China’s Credit Rating Slides: Can India Take Opportunity of the Economic Crisis?

It is debatable if India is capable of substituting for the investment that was intended to flow to China.

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On 9 April 2024, Fitch, an American credit rating agency, downgraded China's credit rating from stable to negative citing rising financial risks as the country faces economic headwinds following a similar move by Moody's in December ’23.

In January-February ’24, China's factory output and retail sales boomed simultaneously with better-than-expected exports and consumer inflation indicators. Analysts say it gave Beijing an early boost in its hopes of meeting an ambitious 5.0% GDP growth target for 2024.

But the general government deficit has gone up to 7.1% of GDP at present, up from 5.8% in 2023, the highest since 8.6% in 2020. That is the concern. 

Against this backdrop, Fitch forecasts China's economic growth would slow down to 4.5% in 2024 from 5.2% last year in contrast to the likes of Citi and the International Monetary Fund (IMF) which have revised their forecasts. 


How the Downgrade Impacts China?

The "revision reflects increasing risks to China’s public finance outlook as the country contends with more uncertain economic prospects amid a transition away from property-reliant growth to what the government views as a more sustainable growth model,” Fitch said in its statement.

Tax relief measures and weaker property investments which are usually a main source of local tax revenue have eroded the government’s capacity to collect tax revenues to offset the higher spending, thus, adding to its woes.

Also, another area of concern is the real estate sector, Fitch said in its report. In addition, Foreign Direct Investment (FDI) in China is also declining. It has fallen the most in 30 years.

Note that in 2023, the amount of foreign investment in the country was only 33 billion dollars which is 82% less than in 2022. Meanwhile, China's direct investment liabilities have dropped to USD 33 billion in 2023. That is the lowest since 1993.


The Ripple Effect of China’s Real Estate Setback

It should be noted that the real estate sector is very important for the Chinese economy but has been facing a serious crisis for the last few years. Evergrande, China’s largest real estate company, has gone bankrupt.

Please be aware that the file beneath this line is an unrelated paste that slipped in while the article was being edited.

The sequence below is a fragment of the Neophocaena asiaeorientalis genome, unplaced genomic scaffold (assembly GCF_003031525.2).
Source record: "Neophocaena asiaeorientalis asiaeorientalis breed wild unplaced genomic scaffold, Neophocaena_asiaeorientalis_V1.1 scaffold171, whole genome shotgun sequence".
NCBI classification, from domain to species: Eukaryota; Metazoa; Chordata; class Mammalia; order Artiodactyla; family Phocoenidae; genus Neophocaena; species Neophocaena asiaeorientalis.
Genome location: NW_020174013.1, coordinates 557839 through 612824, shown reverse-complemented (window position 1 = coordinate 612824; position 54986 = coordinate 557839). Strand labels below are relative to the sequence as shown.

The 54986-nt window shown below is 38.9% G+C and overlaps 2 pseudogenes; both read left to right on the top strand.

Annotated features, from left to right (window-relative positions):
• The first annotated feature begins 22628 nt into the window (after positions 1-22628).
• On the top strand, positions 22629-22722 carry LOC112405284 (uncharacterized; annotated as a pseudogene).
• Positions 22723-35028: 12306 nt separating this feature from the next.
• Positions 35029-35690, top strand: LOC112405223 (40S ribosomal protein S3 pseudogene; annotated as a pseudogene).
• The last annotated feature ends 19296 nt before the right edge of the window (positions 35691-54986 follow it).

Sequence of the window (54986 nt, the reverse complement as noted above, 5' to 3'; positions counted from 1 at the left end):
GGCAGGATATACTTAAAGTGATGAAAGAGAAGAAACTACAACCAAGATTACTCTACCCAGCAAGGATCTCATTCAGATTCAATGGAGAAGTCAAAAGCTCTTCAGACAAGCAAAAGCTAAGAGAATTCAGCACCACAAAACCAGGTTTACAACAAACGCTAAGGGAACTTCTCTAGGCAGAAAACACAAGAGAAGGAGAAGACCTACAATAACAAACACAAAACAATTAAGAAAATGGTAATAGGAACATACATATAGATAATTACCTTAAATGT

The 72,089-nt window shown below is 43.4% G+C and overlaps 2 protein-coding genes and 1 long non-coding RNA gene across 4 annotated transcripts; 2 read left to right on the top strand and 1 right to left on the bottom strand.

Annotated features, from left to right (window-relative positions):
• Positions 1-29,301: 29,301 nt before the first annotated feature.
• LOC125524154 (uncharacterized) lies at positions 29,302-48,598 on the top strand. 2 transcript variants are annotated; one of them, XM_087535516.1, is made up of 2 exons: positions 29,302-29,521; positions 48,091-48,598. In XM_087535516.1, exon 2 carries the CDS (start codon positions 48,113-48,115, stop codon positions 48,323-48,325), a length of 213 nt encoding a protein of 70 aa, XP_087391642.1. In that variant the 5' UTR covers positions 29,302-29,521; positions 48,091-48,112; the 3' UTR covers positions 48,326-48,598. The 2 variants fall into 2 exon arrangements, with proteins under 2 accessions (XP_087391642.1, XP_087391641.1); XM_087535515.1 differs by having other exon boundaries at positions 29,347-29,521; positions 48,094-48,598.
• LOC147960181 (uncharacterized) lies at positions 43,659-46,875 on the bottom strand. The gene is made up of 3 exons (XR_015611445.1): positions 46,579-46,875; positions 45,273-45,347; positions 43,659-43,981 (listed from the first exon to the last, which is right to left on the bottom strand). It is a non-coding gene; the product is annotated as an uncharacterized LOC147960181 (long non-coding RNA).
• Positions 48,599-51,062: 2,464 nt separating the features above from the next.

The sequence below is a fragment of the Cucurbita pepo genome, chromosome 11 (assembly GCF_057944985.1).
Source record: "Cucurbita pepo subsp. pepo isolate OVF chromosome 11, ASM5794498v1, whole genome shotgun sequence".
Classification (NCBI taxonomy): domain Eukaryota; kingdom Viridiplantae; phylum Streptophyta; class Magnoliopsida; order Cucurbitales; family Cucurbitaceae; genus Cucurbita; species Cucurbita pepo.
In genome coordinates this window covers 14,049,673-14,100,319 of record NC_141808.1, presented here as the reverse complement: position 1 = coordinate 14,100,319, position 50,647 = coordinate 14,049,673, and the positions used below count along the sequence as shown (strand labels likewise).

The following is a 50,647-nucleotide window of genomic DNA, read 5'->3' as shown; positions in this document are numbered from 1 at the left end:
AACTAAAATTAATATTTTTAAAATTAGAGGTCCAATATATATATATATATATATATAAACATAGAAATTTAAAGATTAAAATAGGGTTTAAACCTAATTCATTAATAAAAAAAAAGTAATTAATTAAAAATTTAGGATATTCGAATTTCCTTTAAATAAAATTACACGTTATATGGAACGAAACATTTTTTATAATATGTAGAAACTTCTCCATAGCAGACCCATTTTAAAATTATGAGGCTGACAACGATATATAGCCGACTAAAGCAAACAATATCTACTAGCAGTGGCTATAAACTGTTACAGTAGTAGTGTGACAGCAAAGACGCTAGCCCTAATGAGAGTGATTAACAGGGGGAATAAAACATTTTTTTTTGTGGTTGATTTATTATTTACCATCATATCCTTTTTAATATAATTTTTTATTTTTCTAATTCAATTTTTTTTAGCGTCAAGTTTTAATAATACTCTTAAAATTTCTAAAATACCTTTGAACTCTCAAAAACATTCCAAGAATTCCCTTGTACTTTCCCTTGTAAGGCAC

Meanwhile, it is also affecting its banking sector. This is because banks that lend to real estate developers are in trouble, the effect of which is seen in the stock market of the country.

Following this, at the closing of trading, the benchmark Shanghai Composite index was down 0.7%, or 21.20 points, at 3,027.34. The Shenzhen Composite Index, which measures stocks on China's second exchange, fell by 1.74%, or 30.52 points, to 1,720.28. The blue-chip CSI300 index declined 0.81%, or 28.78 points, to 3,504.71.

Having considered risk prevention and elimination an "eternal theme” at the central financial work conference in October, Beijing has moved to rein in local authorities with unviable fiscal standing, ordering 10 provinces and municipalities to cut infrastructure spending.

"Keeping the deficit ratio a reasonable level, 3 per cent in 2024 is conducive to stabilising growth, controlling the government debt ratio and reserving policy space to deal with risks and challenges in the future.” China’s Ministry of Finance said.

The Dragon (read China), indeed, is upset. China regretted the move and criticised the methodology for failing to reflect the positive effects of its fiscal policies on boosting economic growth.


Can India Cash In on the Crisis?

If we talk about India, the Indian stock market is constantly setting new records. Sensex recently crossed the 75,000 level in the stock market. Apart from this, Nifty also crossed the level of 22,700.

It is estimated that India's GDP will grow at a pace of 6.7 percent in 2024. While China's GDP growth estimate is 4.6 percent, in the context of foreign investment, India occupies that "sweet spot" and many big companies of the world are turning towards India.

The message is very clear – the "Elephant” (read India) just needs to be watchful of her debt levels as rating companies closely observe the same.

It is debatable if India is capable of substituting for the investment that was intended to flow to China. The likes of Vietnam, Bangladesh, Indonesia, and other growing economies are also competing aggressively. Given India’s growth trajectory, investors in all possibilities, will prioritise India.

The government has yet to implement any critical reforms that will assist in attracting more investment to the country. Maybe, after the general elections, some of these issues will be addressed to facilitate the investment influx.

(Sovik Mukherjee is an Assistant Professor in Economics at the Faculty of Commerce and Management of St Xavier’s University, Kolkata. This is an opinion piece and the views expressed above are the author’s own. The Quint doesn't endorse them.)

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Topics:  China    Real Estate   India-China 

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